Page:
lacking 2 identical blocks, i went with the next best thing:

two copies of the red tent

you know how there's that weird fact about assassins all being found with copies of "catcher in the rye" on them? well, this book is my version. i LOVE the red tent and have read it maybe 10 times. i have given this book as a gift to at least 5 friends and so now whenever i find a copy at goodwill that is in nice condition, i snag it up for  my stockpile.

fear not, world leaders, the only thing i plan to assassinate is many plates of cheese fries.

so if you get a copy of this book from me and find wood shavings in the pages or footprints on the cover, this is why.

 elevated by literature. it should be so with us all.

 when i get close to my desired depth, i check the side view. once that tip emerges, you need to be careful because you can bore clear through the piece of wood if you keep going much farther. (which wouldnt be tragic because you could still put tealights in the holes, but when you picked up the wood, they would be left behind). the pointy tip is the harbinger of the scrapers. heed it.

you have now created a nice circle hole and a quite pleasing pile of pencil shavings.

 blow off the chaff and you're left with a lovely little inverse tinker toy seat for your candles to relax in

i removed the little metal casings from my tealights to make the look more rustic (because in the days of yore, you best believe the chandlers didnt case their tealights...just ask johhny tremain.). its a perfect little fit!

repeat the process for the rest of your marked locations.  dont stress too much about perfect spacing or depth. you can get away with almost anything that is branded as "rustic!"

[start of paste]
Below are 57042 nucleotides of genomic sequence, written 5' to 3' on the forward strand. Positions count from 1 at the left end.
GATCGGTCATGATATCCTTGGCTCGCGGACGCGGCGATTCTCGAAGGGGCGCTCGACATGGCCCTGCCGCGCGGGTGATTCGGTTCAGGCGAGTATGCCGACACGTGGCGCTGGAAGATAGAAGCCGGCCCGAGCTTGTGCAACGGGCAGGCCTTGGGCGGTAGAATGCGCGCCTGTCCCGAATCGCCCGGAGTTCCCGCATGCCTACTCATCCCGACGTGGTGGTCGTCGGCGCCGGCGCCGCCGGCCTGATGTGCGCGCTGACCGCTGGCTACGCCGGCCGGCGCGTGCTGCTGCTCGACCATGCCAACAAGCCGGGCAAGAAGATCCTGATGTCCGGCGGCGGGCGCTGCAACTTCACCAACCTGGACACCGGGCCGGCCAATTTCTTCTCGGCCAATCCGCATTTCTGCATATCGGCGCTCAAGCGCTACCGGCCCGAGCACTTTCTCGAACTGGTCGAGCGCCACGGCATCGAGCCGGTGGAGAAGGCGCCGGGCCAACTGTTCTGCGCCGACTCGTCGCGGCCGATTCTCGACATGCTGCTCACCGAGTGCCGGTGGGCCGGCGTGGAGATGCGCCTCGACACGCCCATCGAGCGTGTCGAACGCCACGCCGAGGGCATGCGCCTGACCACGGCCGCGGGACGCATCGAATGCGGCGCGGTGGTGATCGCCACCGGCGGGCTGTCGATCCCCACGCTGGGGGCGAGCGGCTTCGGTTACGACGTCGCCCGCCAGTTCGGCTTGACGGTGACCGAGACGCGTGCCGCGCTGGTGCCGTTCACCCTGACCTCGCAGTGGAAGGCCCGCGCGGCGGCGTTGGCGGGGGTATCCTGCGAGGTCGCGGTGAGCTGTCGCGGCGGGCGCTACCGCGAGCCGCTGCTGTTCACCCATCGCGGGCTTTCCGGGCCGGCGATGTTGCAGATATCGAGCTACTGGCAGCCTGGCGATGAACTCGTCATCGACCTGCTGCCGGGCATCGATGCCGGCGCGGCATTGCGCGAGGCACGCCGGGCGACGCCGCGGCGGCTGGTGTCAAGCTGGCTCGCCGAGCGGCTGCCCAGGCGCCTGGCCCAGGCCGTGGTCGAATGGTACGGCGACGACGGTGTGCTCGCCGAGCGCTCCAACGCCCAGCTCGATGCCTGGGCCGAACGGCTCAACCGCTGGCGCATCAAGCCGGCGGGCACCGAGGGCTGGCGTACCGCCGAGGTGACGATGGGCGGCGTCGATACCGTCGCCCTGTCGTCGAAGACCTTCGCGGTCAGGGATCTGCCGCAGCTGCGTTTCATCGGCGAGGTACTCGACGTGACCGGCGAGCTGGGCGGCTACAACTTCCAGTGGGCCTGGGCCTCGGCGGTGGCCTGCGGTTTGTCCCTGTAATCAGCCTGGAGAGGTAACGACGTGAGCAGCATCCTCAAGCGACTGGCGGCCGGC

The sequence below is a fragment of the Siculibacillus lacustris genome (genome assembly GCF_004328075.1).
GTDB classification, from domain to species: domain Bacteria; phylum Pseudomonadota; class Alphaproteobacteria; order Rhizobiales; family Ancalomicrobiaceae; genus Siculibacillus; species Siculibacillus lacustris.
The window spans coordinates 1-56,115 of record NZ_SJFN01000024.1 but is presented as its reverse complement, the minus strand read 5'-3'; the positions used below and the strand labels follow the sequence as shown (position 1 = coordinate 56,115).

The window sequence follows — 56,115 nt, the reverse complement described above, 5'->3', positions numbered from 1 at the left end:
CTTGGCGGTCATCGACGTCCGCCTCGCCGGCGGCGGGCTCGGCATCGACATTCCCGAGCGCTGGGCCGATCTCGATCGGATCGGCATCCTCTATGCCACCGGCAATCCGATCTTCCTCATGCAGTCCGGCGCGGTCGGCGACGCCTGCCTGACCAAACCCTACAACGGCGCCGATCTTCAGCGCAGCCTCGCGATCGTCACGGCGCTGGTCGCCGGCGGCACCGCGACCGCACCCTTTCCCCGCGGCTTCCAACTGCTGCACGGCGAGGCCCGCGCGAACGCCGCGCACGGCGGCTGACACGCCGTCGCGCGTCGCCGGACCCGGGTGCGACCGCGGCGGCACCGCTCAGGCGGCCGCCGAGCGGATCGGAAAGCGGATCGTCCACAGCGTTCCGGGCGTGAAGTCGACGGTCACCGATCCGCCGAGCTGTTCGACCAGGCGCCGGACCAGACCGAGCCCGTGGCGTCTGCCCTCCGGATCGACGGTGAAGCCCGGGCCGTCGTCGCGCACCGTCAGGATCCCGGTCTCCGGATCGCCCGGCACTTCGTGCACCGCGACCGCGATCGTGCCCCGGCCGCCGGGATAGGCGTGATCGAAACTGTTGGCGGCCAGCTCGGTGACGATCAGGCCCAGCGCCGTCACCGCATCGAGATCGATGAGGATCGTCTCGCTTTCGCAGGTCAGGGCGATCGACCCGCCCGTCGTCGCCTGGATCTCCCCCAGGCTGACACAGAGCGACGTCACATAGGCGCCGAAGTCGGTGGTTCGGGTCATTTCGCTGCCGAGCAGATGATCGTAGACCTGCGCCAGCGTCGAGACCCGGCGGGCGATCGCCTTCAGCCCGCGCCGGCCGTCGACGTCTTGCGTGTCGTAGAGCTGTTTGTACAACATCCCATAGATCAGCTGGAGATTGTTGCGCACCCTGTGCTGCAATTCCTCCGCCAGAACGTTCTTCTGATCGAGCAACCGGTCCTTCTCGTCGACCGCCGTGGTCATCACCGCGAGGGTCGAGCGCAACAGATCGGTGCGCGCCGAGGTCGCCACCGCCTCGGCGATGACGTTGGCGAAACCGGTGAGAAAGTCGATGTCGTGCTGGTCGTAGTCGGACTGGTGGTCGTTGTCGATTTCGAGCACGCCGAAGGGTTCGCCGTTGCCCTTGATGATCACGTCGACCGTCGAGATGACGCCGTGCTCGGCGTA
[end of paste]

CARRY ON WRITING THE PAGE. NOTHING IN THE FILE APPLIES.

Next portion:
light that bad boy up and feel awesome that no leprechauns lost their locks in the service of this little holiday gem.

and hey, maybe keep an eye on this thing at all times when it's lit...because uh-doy, wood + fire, yall. 

go forth and conquer! feel like martha, but without that pesky house-arrest monitoring device tan-line and the billions of dollars!

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  1. I loved the book Johnny Tremain!!!


  3. Oh Keight you do make me laugh, no matter what you write about!!! Awesome pallet find by the way. ;-)

    Just one tiny weeny little thing. If you've drilled right through the wood and taken the metal thingy off the candle, isn't the wax going to pour through the hole and mess up your table?!?! I hope not!!!

    1. oh yeah! good call. plug those bad boys up. you could just trim the tops off of the little metal parts rather than removing them completely that way they would show (rusticity!) but they would still be little cups to catch the wax (functionality!). or you could plug up the hole pretty easily. good catch, gemma!